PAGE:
What Fish Does Caviar Come From? Tracing the Origins Back to Sturgeon

What Fish Does Caviar Come From? Tracing the Origins Back to Sturgeon

Caviar has long been associated with luxury and decadence. The shiny black pearls have decorated the tables of royalty and gourmands for centuries. But before it becomes a pricey delicacy, caviar starts as eggs from a very specific group of fish.

True Caviar Comes from Sturgeon

While the term “caviar” has expanded in modern use to include the roe of many fish, traditionally and legally it refers only to the eggs from sturgeon species. Sturgeon are ancient fish that have inhabited earth’s waters since the time of dinosaurs over 155 million years ago.

There are 27 different species that fall under the scientific family Acipenseridae and are considered “true” sturgeon. Other common names for these fishes include freshwater sturgeon, black sturgeon, Atlantic sturgeon, beluga sturgeon, sterlet sturgeon, Russian sturgeon, and more. They reside primarily in the Northern hemisphere in rivers, lakes, and coastal waters of North America, Europe, and Asia.

Four Key Sturgeon Species for Caviar

While all sturgeons produce the delicacy, most caviar on the market is sourced from just a few key species:
  1. Beluga Sturgeon. The beluga sturgeon, also known as the European or great sturgeon, is found natively in the Caspian and Black Seas. It is the largest of the sturgeon, growing over 6 feet long and weighing up to 1,100 pounds. Beluga caviar is rare and highly coveted for its refined, buttery flavor.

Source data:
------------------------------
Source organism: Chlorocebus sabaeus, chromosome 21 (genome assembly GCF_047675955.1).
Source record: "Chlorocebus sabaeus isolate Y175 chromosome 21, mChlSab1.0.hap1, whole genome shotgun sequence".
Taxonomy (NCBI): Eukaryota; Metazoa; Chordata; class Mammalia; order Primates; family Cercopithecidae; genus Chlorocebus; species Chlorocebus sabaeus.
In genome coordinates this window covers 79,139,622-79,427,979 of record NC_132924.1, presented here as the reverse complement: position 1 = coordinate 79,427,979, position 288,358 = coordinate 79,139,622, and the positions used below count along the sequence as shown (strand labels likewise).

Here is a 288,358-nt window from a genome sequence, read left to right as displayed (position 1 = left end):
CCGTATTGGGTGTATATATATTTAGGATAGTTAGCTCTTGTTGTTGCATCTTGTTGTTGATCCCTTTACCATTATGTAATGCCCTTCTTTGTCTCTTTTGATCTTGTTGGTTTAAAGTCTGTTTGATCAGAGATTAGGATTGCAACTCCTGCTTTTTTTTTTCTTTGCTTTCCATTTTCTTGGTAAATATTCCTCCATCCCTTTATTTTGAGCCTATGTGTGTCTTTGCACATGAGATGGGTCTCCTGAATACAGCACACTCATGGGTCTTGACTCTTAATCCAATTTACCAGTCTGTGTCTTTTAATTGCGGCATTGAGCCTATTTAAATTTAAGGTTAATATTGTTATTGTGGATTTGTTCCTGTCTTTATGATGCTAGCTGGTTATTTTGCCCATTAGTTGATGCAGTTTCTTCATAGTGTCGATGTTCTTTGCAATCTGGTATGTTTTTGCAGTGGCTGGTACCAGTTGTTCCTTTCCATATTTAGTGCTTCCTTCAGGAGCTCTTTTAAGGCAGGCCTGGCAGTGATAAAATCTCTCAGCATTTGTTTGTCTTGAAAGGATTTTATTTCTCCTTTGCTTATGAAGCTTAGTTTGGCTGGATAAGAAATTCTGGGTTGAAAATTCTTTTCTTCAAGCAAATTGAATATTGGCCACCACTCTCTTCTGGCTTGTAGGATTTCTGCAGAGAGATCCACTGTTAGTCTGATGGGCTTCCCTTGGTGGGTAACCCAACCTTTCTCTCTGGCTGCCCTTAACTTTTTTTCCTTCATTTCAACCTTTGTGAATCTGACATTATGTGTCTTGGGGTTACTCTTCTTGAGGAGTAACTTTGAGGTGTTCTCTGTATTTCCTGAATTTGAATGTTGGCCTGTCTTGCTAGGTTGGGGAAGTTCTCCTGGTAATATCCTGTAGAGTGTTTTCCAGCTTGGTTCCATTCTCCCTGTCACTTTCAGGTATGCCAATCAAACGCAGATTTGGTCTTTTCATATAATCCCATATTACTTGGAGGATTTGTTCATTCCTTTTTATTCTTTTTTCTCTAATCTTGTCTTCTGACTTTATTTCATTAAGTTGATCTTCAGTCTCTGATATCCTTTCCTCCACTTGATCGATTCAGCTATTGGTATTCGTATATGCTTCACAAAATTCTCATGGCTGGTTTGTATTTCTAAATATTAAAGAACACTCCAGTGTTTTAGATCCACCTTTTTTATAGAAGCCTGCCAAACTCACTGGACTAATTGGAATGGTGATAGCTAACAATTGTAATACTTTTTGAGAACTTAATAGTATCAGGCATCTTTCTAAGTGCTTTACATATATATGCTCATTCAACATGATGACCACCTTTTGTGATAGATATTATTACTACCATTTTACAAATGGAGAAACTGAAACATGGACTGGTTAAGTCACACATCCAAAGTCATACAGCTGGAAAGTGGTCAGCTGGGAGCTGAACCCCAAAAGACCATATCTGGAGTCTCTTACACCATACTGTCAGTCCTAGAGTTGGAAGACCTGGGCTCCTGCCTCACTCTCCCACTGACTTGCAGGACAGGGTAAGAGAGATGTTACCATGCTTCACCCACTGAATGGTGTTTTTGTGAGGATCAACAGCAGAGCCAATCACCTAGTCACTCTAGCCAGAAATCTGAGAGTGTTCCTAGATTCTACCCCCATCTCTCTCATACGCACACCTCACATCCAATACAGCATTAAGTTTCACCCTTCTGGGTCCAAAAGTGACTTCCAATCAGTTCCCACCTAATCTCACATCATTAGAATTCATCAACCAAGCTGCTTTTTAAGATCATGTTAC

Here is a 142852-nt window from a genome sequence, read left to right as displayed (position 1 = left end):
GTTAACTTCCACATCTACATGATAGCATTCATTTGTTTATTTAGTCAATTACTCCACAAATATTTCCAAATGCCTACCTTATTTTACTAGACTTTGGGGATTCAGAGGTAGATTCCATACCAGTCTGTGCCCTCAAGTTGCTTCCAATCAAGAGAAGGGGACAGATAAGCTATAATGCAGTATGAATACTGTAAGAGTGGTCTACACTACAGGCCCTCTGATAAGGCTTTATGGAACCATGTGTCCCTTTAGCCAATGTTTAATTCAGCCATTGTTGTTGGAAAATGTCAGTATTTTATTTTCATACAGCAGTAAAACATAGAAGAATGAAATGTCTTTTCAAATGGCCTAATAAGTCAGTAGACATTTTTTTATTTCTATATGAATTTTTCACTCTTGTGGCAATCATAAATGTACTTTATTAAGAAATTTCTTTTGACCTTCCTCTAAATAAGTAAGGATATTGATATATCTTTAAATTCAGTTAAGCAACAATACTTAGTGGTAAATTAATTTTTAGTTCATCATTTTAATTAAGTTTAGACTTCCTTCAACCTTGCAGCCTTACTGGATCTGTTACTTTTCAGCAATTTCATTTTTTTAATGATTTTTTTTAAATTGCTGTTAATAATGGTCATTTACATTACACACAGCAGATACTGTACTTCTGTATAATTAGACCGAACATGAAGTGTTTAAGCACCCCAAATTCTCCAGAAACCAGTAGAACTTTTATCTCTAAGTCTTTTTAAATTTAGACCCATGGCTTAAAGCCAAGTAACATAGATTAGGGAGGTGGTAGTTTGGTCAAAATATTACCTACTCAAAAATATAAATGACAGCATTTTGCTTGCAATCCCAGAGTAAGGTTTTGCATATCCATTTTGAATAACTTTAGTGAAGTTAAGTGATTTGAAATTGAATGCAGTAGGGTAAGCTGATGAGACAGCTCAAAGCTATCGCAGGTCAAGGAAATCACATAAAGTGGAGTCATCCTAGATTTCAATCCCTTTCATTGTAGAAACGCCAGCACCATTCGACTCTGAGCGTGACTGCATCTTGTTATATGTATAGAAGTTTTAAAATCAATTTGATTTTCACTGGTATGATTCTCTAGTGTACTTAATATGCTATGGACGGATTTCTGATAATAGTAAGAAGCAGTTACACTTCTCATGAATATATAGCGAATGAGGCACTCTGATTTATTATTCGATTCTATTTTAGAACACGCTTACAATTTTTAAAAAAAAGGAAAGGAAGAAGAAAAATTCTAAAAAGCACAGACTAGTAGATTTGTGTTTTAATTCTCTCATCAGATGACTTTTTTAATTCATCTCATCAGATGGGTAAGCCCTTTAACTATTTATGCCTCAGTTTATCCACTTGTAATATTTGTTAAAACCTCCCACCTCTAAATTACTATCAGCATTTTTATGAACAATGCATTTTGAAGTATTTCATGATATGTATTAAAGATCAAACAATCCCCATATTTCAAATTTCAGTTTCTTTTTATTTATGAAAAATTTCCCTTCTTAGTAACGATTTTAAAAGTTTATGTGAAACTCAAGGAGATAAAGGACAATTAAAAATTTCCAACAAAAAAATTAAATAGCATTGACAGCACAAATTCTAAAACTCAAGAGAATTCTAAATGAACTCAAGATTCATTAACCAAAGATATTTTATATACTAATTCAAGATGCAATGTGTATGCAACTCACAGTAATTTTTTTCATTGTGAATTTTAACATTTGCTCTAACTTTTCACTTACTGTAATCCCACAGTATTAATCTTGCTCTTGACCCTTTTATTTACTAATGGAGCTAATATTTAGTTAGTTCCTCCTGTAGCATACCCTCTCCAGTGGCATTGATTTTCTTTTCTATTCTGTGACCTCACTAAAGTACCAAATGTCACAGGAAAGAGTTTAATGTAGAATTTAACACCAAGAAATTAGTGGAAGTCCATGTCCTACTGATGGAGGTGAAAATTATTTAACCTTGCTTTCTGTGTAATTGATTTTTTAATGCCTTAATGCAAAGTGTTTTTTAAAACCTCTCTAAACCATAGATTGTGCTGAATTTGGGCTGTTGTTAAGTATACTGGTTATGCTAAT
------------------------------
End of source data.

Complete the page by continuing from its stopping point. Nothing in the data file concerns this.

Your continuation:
2. Acipenser gueldenstaedtii, also known as Oscietra and sometimes referred to as the diamond sturgeon or Danube sturgeon, inhabits the waters of the Black and Caspian Seas. Its large black eggs are known for their nutty and mildly sweet flavor, making the caviar highly prized.
  3. Siberian Sturgeon. As its name indicates, Siberian sturgeon are found primarily in Siberian lakes and rivers that connect to the Arctic Ocean. Its flavorful eggs create Royal Siberian caviar.
  4. Kaluga Sturgeon. The Kaluga sturgeon is a close cousin of the beluga, also reaching over 1,000 pounds. Its buttery, nutty caviar is considered on par with top-quality beluga.
While other species like sterlet, American paddlefish, and sea sturgeon may also produce caviar, their roe is less common globally. Plus regulations often limit fishing of endangered wild sturgeon.

How Wild Sturgeon Are Caught for Caviar

How Wild Sturgeon Are Caught for Caviar

In the past, harvesting wild Caspian Sea beluga sturgeon was common practice. During their migration in spring, mature females heavy with roe were caught by fishermen. They removed the prized eggs, processed them into caviar, and sold them at astronomical prices to elite buyers around the world.

But after years of overfishing, many sturgeon species including beluga became extremely endangered. In 1998, CITES (the Convention on International Trade in Endangered Species) banned the international commercial trade of wild beluga sturgeon and its prized caviar. This protection was expanded to all species of wild-caught Black Sea basin and Caspian Sea sturgeon in 2006. Most caviar today comes from farmed or sustainably caught sturgeon in accordance with CITES preservation efforts for vulnerable wildlife populations.

Aquaculture: Farming Caviar Ethically

With wild caviar harvest restricted or illegal, the majority of modern caviar production has shifted to aquaculture farming. Sturgeons are bred and raised in controlled pond environments designed to mimic their natural habitat.